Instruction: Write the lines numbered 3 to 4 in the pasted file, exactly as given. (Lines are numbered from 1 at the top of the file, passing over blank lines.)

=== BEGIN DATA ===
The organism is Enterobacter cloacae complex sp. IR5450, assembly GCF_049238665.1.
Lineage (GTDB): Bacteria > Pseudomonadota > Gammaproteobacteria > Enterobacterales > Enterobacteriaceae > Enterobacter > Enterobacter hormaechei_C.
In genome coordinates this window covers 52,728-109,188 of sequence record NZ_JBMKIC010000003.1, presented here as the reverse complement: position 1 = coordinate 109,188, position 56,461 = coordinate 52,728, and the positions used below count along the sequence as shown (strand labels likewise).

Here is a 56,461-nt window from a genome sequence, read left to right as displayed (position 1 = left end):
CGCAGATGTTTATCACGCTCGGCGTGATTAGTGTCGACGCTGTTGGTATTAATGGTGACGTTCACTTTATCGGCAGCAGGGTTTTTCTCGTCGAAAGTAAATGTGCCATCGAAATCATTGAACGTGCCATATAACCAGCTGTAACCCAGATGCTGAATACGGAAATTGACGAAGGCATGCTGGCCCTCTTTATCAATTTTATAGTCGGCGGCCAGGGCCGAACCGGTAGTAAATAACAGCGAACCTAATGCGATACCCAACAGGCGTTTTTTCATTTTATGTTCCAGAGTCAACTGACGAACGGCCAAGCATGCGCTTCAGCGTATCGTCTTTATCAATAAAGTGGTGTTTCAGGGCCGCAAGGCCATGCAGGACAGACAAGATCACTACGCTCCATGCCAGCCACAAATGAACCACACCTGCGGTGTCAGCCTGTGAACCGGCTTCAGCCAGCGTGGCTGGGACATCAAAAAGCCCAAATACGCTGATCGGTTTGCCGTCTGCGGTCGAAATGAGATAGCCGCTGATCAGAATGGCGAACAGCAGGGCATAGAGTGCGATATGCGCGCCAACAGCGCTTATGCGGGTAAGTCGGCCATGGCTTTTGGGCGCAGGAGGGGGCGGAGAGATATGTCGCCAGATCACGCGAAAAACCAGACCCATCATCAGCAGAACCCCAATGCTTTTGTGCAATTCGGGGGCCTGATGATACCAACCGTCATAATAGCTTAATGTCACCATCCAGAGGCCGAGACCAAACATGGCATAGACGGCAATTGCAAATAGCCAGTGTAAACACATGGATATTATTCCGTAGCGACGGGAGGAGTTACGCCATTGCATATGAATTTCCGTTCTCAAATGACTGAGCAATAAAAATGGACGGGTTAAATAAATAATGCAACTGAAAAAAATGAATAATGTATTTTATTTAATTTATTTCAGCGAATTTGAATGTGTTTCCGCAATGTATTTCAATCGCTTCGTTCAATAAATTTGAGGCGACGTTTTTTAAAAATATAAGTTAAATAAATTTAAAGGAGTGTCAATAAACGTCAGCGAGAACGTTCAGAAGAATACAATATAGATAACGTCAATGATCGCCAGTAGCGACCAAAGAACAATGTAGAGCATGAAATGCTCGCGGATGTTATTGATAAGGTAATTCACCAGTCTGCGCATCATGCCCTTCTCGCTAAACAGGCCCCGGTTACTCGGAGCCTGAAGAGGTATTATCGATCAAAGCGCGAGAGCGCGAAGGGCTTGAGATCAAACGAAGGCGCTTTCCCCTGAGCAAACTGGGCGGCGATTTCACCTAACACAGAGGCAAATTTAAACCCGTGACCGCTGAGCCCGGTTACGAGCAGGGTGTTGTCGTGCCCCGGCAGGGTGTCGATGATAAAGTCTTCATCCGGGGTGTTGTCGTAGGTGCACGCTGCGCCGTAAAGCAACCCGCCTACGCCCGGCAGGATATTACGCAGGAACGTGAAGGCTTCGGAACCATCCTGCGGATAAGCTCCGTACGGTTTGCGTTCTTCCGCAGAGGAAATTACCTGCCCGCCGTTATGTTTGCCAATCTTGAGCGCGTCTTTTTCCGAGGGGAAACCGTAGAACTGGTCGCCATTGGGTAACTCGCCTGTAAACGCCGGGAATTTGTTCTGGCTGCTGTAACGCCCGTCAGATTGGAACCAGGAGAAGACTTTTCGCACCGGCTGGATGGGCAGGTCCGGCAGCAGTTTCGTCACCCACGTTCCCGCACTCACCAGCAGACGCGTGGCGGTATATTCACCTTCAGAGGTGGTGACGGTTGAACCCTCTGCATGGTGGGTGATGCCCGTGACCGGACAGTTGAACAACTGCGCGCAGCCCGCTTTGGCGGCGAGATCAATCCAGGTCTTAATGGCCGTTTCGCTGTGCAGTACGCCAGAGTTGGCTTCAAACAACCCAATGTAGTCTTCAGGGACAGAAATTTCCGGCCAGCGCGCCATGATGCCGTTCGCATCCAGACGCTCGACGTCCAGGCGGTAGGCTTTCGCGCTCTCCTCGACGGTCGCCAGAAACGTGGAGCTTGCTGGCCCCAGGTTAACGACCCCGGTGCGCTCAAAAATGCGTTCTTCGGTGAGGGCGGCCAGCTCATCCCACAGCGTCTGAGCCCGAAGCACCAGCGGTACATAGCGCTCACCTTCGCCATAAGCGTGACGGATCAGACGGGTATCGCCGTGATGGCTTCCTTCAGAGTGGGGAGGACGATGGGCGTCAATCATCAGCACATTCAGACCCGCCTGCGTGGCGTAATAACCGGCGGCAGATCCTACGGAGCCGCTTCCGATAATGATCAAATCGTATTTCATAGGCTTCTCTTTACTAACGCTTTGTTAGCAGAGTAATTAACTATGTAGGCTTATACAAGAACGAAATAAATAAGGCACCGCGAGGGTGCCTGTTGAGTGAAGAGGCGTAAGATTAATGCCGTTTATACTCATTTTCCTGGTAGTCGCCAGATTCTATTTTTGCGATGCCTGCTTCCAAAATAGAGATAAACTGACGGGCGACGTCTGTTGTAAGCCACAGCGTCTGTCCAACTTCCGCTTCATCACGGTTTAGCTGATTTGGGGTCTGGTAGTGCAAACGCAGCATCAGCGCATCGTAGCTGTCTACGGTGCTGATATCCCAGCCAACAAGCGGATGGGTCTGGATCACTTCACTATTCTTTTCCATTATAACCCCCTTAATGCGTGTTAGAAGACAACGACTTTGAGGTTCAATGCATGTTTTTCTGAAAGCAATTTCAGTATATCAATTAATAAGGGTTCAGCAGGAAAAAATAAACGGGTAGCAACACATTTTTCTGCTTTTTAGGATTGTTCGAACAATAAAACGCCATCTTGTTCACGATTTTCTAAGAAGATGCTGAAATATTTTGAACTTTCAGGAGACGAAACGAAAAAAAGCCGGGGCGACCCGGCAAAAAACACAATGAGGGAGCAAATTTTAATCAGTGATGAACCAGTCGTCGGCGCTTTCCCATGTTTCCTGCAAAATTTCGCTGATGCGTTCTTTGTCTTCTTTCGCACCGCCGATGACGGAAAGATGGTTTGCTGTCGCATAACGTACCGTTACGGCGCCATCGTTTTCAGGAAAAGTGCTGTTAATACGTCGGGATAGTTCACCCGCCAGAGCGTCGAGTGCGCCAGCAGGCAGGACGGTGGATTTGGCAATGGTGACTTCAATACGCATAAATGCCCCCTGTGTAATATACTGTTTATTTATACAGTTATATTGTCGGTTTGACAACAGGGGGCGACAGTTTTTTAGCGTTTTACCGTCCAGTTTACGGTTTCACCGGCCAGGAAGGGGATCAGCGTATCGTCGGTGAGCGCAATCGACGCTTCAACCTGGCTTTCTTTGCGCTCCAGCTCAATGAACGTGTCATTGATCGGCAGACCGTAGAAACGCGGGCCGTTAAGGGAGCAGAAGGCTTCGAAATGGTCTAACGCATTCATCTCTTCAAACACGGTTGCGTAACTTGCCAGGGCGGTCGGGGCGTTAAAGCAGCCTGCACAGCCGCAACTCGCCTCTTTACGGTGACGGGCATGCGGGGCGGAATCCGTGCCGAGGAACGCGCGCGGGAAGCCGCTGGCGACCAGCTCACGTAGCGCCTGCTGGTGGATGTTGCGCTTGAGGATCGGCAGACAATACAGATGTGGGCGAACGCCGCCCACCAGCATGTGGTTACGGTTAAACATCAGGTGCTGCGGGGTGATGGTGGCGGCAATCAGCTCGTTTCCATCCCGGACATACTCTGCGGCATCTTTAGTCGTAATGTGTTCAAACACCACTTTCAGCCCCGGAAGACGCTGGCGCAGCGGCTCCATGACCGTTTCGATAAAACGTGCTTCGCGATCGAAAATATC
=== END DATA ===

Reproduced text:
In genome coordinates this window covers 52,728-109,188 of sequence record NZ_JBMKIC010000003.1, presented here as the reverse complement: position 1 = coordinate 109,188, position 56,461 = coordinate 52,728, and the positions used below count along the sequence as shown (strand labels likewise).

Here is a 56,461-nt window from a genome sequence, read left to right as displayed (position 1 = left end):